[iDC] Michael Jackson and the death of macrofame

davin heckman davinheckman at gmail.com
Fri Jun 26 16:28:27 UTC 2009

In his review essay, "Youth, Neoliberalism, Ethics," Joe Austin poses some
questions that might be relevant to this question of "playbour".  I think
the most compelling aspect of these discussions of social media are their
very indeterminate nature.  Sometimes, they are one thing, sometimes
another.  The sheer lack of hard and fast designations that tends to stifle
more orthodox forms of critique, can themselves become an important site of
critique (as many have pointed out here).  <

But, I do think the overlap between "youth culture" and "playbour" (of which
Christian reminded me through his discussion of Michael Jackson) might offer
a paradigm by which we can understand the power dynamics that govern social
media.  The consideration of youth has long been (in the United States, at
least), that realm which is rigorously policed and reified, characterized as
"playful," but charged with an aura of responsibility.  In effect, the
construction of youth culture itself is the model for playbour.  At times,
youth bear no responsibility for excesses, provided they be incorporated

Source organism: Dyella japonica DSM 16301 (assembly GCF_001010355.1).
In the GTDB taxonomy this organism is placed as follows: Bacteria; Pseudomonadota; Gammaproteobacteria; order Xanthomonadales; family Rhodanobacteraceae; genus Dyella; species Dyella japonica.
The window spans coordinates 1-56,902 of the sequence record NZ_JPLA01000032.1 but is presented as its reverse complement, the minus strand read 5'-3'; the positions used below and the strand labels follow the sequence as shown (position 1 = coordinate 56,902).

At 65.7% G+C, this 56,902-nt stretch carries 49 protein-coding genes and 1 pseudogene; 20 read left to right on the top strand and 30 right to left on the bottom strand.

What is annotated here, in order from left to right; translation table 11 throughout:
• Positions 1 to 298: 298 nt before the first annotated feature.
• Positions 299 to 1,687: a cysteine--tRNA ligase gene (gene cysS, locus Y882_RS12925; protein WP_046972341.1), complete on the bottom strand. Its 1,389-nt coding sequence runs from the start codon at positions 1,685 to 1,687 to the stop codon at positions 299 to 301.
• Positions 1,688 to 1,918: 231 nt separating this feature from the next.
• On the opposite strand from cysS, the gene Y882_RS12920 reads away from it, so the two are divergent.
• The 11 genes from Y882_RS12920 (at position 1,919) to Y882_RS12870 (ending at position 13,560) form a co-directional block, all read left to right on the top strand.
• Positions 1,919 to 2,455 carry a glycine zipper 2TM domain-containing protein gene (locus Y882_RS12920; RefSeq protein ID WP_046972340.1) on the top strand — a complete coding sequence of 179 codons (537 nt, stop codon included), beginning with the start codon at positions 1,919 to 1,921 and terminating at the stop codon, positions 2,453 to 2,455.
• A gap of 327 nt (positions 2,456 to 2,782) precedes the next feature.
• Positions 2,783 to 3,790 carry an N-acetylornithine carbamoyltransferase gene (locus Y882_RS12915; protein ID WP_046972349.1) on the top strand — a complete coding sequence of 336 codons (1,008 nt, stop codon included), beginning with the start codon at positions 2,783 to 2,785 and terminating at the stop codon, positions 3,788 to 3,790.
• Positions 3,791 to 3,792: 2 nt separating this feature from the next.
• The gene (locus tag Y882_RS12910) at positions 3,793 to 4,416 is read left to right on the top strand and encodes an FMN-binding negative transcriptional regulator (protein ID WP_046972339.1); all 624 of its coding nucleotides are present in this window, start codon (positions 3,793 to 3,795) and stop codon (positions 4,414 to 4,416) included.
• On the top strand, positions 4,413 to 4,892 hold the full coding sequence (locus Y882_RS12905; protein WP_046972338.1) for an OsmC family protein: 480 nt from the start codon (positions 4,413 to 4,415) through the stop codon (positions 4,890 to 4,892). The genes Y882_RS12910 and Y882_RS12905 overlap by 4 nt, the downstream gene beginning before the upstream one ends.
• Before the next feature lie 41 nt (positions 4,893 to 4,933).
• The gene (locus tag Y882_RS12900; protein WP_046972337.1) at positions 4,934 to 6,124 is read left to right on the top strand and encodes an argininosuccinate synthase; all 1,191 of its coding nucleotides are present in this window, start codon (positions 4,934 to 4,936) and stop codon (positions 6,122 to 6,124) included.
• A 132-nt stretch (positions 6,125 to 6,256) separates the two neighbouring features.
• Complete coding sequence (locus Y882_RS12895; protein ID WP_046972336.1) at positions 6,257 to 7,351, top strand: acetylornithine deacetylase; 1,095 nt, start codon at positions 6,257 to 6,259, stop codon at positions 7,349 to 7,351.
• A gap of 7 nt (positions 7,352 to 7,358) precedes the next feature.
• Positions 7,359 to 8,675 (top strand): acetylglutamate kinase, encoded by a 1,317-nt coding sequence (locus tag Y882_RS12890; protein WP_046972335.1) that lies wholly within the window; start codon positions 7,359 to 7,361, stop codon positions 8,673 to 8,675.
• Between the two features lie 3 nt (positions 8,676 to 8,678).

into some sort of social utility (for example, "children need to play with
Legos to improve spatial reasoning" or "video games improve hand-eye
coordination").  At other times, play rises to the level of moral panic,
particularly when it challenges private property, social norms, etc.

On the one hand, there is cause for concern when we view the prospects for
social media through the historic lens of youth culture, which has been
policed, not in an totalizing way, but with increasing degrees of severity
(consider, for instance, the emergence of "zero tolerance" and "adult
sentencing" approaches to youth, and the racial and economic factors that
overshadow these "tough" approaches).  On the other hand, there is a
demonstrable "resistance" embedded in youth culture which contrasts to norms
of "adult" behavior (but even these distinctions can become more flexible
the higher you go up the economic ladder).

Furthermore, the issue that Austin's article appears in is packed with
articles that might  be of interest to folks on the list:


Davin Heckman
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